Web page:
Session Roundup: The return of Crooked Still and Eddie From Ohio proves that audience response has an impact on Strawberry bookings. Even lacking a typical Saturday night rocker, with two crowd pleasers yielding to a cultural icon with gravitas, fans are apt to return to camp fully satisfied .
Bill Evans String Summit: Surely Bill Evans, the great banjo player, writer and teacher, has been a sideman on various Strawberry sets through the years. He lives in the Bay Area and has played with Grisman, Rowan, Laurie Lewis, and Robin and Linda Williams, among others. But this is Evans's first featured main stage appearance, configured as his String Summit and featuring a collection of acoustic instrumental all-stars--Scott Nygaard (guitar), Cindy Browne (bass), Michael Witcher (dobro) and the two Clarridges, Tashina (fiddle) and Tristan (fiddle and cello).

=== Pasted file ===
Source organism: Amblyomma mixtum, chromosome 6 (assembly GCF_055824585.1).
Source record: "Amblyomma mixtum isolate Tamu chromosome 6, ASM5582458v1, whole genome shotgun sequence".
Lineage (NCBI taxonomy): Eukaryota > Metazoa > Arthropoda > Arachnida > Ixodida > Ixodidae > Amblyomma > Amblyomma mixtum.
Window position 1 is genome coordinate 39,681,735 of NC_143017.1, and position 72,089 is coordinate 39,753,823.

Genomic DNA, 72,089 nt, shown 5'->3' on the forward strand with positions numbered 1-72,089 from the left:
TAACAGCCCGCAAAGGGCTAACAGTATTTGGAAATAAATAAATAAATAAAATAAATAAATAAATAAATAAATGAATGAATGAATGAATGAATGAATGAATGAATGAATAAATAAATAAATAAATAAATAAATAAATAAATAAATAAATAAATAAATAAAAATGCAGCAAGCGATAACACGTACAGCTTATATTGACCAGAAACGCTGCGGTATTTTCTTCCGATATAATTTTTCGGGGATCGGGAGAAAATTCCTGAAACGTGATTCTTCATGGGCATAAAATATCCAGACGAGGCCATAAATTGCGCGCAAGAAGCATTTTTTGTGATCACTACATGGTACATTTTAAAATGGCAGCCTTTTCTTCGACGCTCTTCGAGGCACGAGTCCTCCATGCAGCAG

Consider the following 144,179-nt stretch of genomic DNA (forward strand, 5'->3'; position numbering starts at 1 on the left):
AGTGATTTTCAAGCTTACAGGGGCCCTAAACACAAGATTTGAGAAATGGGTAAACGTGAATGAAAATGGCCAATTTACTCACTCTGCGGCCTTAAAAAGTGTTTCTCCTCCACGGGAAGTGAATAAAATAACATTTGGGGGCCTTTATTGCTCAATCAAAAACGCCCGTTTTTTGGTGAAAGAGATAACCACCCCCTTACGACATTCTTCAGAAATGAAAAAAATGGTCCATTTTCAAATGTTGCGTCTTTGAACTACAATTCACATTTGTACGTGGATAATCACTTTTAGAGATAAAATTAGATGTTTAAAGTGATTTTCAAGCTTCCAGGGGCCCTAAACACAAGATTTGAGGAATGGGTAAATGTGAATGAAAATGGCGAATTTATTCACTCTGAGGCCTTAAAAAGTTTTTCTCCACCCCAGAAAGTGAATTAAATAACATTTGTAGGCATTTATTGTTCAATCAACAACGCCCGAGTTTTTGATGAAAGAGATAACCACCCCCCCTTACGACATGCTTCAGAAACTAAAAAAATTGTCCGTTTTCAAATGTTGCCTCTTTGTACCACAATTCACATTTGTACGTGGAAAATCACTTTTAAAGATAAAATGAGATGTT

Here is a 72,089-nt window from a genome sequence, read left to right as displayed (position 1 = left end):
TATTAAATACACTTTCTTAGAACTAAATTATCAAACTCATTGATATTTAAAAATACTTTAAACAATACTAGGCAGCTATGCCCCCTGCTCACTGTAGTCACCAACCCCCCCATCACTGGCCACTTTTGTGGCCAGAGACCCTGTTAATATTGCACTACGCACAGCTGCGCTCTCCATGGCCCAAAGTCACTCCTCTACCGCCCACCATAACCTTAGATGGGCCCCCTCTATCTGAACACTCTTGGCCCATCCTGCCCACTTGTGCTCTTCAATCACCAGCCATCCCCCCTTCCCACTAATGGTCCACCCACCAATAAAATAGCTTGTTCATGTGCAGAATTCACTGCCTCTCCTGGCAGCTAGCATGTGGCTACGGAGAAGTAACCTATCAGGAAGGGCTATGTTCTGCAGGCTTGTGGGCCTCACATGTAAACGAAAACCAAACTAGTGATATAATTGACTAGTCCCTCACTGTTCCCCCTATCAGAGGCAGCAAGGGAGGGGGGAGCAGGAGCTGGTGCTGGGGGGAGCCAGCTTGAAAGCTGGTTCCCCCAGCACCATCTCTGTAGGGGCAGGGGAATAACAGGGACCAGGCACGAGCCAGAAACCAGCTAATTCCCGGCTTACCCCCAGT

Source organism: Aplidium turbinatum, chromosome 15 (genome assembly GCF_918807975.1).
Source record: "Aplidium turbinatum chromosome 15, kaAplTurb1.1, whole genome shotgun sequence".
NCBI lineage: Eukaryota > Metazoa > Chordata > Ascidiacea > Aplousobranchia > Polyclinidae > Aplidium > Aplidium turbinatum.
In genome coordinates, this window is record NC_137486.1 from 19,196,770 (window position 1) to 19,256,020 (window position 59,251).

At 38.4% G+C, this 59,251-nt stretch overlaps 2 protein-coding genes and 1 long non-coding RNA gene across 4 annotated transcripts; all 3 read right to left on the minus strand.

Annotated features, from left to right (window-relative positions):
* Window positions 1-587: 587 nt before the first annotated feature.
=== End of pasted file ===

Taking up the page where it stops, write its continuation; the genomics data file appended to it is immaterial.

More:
Santa Cruz River Band: That's Santa Cruz in Arizona, and these three guys are keepers of southwestern culture. This is the music of old Arizona, mixing Hispanic and cowboy influences. Ted Ramirez is the founder but Gilbert Brown and Michael J. Ronstadt, Linda's brother, each contribute vocals, instrumentals and original songs. YouTube
Session Roundup: Sunday afternoon after the Revival is a good time for some instrumental virtuousity, and that's what's in store from the Bill Evans String Summit. The Santa Cruz River Band is kind of a sleeper pick but has the potential to be a surprise hit--definitely worth checking out.
Iris Dement: The slightly quirky Kansas City singer-songwriter broke out in the 1990s with two well-received records of autobiographical songs, a third album that was outwardly focused but just as good, and a set of duets with John Prine that earned her a Grammy. After a recording hiatus, in 1994 she released kind of a concept album about the gospel music she grew up with. These days, she is married to folk legend Greg Brown and plays a modest touring schedule, including a selection of roots festivals. She appeared at Strawberry twice before--in Fall '95 and Spring '98. It's hotter than Mojave in her heart. iTunes. YouTube.